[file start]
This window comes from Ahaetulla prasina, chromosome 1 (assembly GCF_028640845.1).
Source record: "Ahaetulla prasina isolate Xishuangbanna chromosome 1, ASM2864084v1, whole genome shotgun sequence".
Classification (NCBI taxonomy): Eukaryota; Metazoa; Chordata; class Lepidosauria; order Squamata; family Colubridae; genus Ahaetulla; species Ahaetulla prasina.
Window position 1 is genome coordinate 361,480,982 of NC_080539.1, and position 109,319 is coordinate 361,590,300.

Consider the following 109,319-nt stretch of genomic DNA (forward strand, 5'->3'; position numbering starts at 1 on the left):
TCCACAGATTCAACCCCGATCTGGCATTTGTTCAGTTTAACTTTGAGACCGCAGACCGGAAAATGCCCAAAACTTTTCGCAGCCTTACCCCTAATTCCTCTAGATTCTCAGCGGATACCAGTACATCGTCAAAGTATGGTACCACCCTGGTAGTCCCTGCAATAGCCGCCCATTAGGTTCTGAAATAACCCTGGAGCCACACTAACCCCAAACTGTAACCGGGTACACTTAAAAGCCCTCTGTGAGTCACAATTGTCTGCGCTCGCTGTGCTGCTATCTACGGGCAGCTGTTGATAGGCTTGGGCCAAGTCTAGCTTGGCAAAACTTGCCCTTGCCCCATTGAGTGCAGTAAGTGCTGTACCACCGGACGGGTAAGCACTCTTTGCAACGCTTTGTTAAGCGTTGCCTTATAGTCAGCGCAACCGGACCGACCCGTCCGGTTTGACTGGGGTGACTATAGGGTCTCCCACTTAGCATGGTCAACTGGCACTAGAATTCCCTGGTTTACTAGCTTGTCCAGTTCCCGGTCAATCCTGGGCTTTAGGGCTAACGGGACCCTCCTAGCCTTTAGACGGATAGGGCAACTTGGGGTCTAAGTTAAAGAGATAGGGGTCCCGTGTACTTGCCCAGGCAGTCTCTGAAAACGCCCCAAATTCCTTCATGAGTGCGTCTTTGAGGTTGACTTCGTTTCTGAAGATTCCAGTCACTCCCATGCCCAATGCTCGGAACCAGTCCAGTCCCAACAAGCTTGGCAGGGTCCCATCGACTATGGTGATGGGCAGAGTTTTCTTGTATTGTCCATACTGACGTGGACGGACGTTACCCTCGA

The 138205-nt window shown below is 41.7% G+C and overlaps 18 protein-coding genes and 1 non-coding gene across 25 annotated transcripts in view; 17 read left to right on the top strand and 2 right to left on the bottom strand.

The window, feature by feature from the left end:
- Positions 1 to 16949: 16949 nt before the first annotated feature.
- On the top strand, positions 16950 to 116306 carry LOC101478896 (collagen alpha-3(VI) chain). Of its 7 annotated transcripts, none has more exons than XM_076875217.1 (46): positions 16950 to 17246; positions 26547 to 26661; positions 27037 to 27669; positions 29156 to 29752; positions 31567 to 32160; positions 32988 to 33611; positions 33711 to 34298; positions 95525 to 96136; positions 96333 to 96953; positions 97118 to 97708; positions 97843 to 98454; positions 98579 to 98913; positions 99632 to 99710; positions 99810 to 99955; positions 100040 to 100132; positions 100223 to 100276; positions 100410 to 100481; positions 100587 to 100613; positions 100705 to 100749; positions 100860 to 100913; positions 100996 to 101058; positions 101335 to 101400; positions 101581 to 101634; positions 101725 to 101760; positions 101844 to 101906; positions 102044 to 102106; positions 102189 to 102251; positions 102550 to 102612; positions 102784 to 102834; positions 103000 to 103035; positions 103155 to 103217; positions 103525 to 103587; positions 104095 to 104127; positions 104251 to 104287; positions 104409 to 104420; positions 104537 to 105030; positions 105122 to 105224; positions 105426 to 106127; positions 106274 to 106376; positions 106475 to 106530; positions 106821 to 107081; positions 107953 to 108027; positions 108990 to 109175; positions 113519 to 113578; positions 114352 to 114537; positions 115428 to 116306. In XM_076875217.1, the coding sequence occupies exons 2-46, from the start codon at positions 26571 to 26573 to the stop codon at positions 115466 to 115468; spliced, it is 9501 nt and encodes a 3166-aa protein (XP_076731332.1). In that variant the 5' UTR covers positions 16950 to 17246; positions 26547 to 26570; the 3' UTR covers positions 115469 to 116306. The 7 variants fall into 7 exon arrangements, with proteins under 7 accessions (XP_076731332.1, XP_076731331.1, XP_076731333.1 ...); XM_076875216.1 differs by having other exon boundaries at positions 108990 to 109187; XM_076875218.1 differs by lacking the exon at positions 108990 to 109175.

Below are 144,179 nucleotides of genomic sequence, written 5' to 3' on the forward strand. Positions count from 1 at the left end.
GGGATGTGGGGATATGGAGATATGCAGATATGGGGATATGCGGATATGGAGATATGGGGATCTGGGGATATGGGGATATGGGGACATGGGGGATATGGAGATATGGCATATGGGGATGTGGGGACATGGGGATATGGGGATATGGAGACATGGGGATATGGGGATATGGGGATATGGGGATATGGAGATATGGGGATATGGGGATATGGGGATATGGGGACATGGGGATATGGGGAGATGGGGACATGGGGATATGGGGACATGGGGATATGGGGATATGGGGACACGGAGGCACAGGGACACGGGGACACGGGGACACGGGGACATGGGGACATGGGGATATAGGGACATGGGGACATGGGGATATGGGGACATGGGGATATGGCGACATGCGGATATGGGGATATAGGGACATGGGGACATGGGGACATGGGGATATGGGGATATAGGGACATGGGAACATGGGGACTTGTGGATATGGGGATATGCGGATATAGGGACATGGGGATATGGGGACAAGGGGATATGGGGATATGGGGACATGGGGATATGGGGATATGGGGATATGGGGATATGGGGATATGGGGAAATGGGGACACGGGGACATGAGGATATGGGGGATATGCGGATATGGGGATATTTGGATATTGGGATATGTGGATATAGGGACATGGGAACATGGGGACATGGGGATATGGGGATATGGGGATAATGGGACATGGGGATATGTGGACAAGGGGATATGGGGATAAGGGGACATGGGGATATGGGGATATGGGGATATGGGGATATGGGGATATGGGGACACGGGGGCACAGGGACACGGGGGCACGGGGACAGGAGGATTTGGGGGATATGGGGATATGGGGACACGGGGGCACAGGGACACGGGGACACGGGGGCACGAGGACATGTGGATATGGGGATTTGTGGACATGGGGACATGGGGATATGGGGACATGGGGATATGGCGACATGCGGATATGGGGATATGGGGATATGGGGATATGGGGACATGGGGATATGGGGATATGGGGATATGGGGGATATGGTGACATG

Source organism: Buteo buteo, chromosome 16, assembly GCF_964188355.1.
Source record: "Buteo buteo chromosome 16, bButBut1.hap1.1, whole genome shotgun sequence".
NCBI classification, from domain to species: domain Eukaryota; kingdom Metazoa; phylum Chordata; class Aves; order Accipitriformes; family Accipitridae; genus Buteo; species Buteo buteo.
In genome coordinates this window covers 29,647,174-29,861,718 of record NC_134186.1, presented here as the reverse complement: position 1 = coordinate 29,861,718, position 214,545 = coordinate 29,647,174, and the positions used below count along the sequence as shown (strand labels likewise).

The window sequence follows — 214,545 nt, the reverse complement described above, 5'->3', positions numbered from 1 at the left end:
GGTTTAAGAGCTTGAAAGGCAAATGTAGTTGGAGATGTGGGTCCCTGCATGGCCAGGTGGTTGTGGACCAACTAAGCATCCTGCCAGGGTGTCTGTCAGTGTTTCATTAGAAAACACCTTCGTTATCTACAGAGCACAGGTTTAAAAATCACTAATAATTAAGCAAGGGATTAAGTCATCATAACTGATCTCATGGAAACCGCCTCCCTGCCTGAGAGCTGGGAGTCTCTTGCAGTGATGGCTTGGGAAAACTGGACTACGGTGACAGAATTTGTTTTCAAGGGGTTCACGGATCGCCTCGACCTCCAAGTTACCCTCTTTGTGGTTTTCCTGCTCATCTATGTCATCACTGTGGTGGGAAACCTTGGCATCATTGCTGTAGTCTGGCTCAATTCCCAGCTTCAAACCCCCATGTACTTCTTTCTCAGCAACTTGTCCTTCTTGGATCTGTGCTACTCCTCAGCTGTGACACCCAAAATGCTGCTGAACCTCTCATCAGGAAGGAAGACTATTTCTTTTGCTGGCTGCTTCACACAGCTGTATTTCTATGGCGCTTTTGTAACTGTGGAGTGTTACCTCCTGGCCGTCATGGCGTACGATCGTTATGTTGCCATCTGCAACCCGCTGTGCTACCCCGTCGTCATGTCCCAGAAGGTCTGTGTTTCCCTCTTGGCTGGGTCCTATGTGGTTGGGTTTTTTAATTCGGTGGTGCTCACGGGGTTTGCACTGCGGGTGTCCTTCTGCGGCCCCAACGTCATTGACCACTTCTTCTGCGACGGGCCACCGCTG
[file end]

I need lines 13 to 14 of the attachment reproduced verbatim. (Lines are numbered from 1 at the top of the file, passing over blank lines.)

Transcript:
Source organism: Buteo buteo, chromosome 16, assembly GCF_964188355.1.
Source record: "Buteo buteo chromosome 16, bButBut1.hap1.1, whole genome shotgun sequence".